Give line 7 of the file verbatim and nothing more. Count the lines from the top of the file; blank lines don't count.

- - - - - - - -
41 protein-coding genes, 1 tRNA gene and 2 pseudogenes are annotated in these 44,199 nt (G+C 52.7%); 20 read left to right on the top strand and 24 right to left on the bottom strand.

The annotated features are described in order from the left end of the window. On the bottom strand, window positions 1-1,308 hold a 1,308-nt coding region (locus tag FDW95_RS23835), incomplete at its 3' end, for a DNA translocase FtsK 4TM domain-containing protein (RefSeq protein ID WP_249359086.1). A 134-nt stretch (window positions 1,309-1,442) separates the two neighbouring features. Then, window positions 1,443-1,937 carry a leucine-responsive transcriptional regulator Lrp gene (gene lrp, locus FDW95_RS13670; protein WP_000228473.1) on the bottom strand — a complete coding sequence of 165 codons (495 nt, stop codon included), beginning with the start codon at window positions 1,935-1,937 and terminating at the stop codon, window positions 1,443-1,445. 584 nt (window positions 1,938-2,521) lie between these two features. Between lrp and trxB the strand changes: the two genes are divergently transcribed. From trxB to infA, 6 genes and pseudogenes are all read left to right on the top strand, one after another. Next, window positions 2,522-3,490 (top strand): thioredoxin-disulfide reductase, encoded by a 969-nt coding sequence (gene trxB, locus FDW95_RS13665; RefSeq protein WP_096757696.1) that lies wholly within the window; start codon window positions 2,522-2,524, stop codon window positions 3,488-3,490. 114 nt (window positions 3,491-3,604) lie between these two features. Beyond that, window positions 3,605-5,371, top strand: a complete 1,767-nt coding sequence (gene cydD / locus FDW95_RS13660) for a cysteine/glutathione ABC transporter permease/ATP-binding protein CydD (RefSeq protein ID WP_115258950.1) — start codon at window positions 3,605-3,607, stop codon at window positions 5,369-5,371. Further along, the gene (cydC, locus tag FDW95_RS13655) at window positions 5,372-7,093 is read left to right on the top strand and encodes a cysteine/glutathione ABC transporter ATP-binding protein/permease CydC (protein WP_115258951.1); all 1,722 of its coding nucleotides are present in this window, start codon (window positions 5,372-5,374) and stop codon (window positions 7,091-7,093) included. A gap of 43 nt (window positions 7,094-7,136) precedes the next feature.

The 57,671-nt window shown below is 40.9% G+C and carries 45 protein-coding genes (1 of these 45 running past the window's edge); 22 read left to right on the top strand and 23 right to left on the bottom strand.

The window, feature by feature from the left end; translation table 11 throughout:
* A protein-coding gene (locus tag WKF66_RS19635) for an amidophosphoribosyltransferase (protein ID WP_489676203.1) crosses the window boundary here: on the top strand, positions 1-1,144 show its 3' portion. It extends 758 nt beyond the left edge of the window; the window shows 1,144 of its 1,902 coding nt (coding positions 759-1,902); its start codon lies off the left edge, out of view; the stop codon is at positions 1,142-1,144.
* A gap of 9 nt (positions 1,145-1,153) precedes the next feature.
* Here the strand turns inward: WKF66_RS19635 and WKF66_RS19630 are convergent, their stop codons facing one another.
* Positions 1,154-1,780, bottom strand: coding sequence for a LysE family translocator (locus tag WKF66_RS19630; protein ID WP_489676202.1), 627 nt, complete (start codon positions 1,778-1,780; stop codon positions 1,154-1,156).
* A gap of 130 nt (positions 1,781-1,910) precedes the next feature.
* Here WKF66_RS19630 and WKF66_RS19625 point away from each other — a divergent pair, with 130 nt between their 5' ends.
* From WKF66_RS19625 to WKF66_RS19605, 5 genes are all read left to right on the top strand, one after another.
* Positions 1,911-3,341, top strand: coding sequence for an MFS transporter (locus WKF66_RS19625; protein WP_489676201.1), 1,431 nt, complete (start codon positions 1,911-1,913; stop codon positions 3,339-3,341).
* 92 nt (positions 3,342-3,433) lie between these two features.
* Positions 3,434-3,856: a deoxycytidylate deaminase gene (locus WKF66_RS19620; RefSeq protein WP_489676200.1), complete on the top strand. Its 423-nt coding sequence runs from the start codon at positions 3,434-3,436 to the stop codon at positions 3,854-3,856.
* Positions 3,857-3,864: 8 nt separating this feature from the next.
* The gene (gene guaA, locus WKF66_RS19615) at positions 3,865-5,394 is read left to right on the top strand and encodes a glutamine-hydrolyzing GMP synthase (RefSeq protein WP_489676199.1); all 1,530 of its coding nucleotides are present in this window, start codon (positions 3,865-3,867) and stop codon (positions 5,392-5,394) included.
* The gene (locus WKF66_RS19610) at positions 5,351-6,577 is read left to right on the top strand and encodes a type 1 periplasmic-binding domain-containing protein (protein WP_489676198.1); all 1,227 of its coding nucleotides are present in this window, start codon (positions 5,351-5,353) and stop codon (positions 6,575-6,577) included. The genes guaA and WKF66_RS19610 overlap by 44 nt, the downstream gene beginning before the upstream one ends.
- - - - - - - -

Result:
* Here the strand turns inward: WKF66_RS19635 and WKF66_RS19630 are convergent, their stop codons facing one another.